|The Elvis Costello
Review of concert from 2002-06-14: Boston, FleetBoston Pavilion
- with Imposters
Elvis Costello keeps the old new
by Sarah Rodman
Elvis Costello, at the FleetBoston Pavilion, last night.
Consistent vitality is an elusive commodity in any creative endeavor, including rock and roll song-writing. Just ask almost any classic rock star.
Elvis Costello fans should then be thankful indeed that the venerated tunesmith is still putting out solid records like his recent ``When I Was Cruel'' and putting on exhaustive shows like the high-energy, two-hour-plus spectacle last night at the FleetBoston Pavilion.
Whether you were a casual fan waiting to croon along with ``Alison'' - performed admirably lovingly for what must have been the umpteenth time - or a diehard Elvis-head hoping to hear deeper cuts like snarling guitar rocker ``Uncomplicated'' - a jamming encore - last night's performance had it all and way beyond then some.
Costello barely seemed to stop for a breath as he careened through 25 years of music, with old and new rubbing shoulders with little chafing.
He opened with bracing rocker ``45'' from the new album, he reached back to 1977 for the shiver inducing bounce and swagger of ``Less Than Zero,'' skipped to 1986 for the fantastically crabby jealousy number ``I Hope You're Happy Now,'' which worked a totally groovy '60s dance party beat and slithery Farfisa organ line to giddy effect.
Without a doubt Costello's band the Impostors, featuring two-thirds of the famed Attractions - the impeccable and truly tasty Pete Thomas on drums and alchemist Steve Nieve on keyboards, plus Davey Faragher on bass - contributed as much as their leader to the night's crisp and spirited vibe.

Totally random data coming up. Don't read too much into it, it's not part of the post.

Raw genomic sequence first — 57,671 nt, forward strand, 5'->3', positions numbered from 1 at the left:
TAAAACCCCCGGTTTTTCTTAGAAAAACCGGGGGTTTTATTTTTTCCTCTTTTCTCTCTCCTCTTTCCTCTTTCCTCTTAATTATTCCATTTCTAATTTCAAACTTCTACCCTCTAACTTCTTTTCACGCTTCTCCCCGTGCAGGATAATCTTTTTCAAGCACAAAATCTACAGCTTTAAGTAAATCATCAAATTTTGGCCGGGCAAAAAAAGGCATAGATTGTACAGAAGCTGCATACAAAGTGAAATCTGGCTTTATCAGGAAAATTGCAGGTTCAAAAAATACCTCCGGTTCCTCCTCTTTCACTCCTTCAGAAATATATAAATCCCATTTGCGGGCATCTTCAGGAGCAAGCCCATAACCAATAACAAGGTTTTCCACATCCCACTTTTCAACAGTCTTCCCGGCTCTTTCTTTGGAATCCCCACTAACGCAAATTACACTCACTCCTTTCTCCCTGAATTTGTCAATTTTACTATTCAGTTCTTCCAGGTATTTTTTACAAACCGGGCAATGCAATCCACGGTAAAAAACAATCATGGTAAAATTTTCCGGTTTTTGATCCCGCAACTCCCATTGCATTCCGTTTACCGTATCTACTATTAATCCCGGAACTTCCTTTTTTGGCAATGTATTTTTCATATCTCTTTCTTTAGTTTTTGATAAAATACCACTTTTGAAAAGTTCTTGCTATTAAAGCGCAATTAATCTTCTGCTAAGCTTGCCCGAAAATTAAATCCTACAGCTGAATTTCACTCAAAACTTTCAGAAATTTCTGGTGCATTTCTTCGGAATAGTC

The sneaky bass lines of ``Clubland'' were played to perfection by Faragher, who also contributed soaring backing vocals on ``Tokyo Storm Warning,'' one of several numbers to benefit from Nieve's gifted conducting of a squealing Theremin.
Nieve was a wonder all over his keyboards, summoning forth braying organ lines to ``Oliver's Army,'' putting the percolation in ``Radio, Radio'' and adding all manner of chimes, horns, icy piano lines, synthesized strings to the dilapidated melodrama ``When I Was Cruel #2,'' the roiling ``Dust'' and ``(What's So Funny About) Peace, Love and Understanding.''
For his part, Costello ripped off strafing guitar leads, sang in his pleasantly rusted out voice which cracked and soared and bent and lulled in all the right places whether he was powering through vitriolic rockers like ``(I Dont Want to Go To) Chelsea'' or fluttering sweetly through the propulsive ``15 Petals.''
To our great dismay we had to leave during the encores but a friend left behind with a cell phone confirmed that Costello included ``Tiny Steps'' and the new ``Episode of Blonde'' in the lengthy encores and closed the show with a version of his masterful and heartwrenching ballad ``I Want You'' that was by turns deranged and loud and laser sharp and hushed.
Opener Joe Henry had a tough row to hoe facing a lot of empty seats and uninterested listeners armed only with his acoustic guitar and offbeat voice. While he played a smattering of his best stuff including the insistent ``Like She Was a Hammer'' and the gypsy tango ``Stop'' without the jazzy nuances of his backing band or anything resembling intimacy, Henry's quirky tales received only polite applause.